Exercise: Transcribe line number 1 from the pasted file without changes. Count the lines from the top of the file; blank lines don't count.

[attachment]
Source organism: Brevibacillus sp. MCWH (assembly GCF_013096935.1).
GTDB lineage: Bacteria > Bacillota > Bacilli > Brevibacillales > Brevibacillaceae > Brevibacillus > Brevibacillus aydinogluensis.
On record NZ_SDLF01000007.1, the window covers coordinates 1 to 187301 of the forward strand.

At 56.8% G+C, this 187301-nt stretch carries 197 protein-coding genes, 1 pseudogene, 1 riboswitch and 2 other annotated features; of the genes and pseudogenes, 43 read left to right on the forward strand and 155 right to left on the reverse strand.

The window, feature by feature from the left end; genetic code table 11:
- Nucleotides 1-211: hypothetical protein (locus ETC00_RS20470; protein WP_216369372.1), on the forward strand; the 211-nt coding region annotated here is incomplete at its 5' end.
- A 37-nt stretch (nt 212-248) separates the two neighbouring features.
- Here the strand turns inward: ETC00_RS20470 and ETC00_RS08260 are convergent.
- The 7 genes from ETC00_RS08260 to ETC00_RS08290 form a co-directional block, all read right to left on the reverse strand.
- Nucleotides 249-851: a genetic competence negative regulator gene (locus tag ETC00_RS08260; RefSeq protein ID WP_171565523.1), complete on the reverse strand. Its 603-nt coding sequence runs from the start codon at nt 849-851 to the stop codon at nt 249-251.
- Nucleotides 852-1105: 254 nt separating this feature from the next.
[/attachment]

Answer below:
Source organism: Brevibacillus sp. MCWH (assembly GCF_013096935.1).